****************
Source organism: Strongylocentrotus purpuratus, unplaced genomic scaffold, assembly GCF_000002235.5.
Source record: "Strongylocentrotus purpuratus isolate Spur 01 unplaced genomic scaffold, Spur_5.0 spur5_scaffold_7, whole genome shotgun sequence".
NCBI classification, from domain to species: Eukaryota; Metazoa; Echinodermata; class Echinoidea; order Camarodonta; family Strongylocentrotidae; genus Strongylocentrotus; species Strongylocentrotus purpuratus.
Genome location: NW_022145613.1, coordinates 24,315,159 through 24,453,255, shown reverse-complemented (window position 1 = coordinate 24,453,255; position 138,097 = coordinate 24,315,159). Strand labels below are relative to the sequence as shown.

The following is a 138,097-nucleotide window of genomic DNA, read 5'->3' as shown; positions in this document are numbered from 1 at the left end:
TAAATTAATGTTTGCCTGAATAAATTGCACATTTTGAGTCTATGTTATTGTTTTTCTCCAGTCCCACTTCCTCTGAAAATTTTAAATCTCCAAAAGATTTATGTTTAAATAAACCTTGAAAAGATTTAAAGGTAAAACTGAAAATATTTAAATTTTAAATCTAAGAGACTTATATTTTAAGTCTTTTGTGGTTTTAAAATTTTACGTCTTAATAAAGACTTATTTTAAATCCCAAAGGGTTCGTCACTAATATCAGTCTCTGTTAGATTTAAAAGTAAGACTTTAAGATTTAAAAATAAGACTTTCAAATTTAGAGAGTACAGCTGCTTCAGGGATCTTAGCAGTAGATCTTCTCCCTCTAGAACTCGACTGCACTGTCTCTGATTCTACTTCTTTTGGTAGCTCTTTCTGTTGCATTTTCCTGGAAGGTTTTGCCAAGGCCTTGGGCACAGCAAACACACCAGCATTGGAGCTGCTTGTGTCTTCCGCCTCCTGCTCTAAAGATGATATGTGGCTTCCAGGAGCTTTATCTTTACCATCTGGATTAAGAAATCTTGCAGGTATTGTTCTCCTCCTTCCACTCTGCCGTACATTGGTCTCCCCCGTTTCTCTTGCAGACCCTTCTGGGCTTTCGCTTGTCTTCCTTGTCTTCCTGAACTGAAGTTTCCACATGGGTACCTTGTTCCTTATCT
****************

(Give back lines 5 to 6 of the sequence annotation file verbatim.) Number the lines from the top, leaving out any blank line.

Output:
The following is a 138,097-nucleotide window of genomic DNA, read 5'->3' as shown; positions in this document are numbered from 1 at the left end:
TAAATTAATGTTTGCCTGAATAAATTGCACATTTTGAGTCTATGTTATTGTTTTTCTCCAGTCCCACTTCCTCTGAAAATTTTAAATCTCCAAAAGATTTATGTTTAAATAAACCTTGAAAAGATTTAAAGGTAAAACTGAAAATATTTAAATTTTAAATCTAAGAGACTTATATTTTAAGTCTTTTGTGGTTTTAAAATTTTACGTCTTAATAAAGACTTATTTTAAATCCCAAAGGGTTCGTCACTAATATCAGTCTCTGTTAGATTTAAAAGTAAGACTTTAAGATTTAAAAATAAGACTTTCAAATTTAGAGAGTACAGCTGCTTCAGGGATCTTAGCAGTAGATCTTCTCCCTCTAGAACTCGACTGCACTGTCTCTGATTCTACTTCTTTTGGTAGCTCTTTCTGTTGCATTTTCCTGGAAGGTTTTGCCAAGGCCTTGGGCACAGCAAACACACCAGCATTGGAGCTGCTTGTGTCTTCCGCCTCCTGCTCTAAAGATGATATGTGGCTTCCAGGAGCTTTATCTTTACCATCTGGATTAAGAAATCTTGCAGGTATTGTTCTCCTCCTTCCACTCTGCCGTACATTGGTCTCCCCCGTTTCTCTTGCAGACCCTTCTGGGCTTTCGCTTGTCTTCCTTGTCTTCCTGAACTGAAGTTTCCACATGGGTACCTTGTTCCTTATCT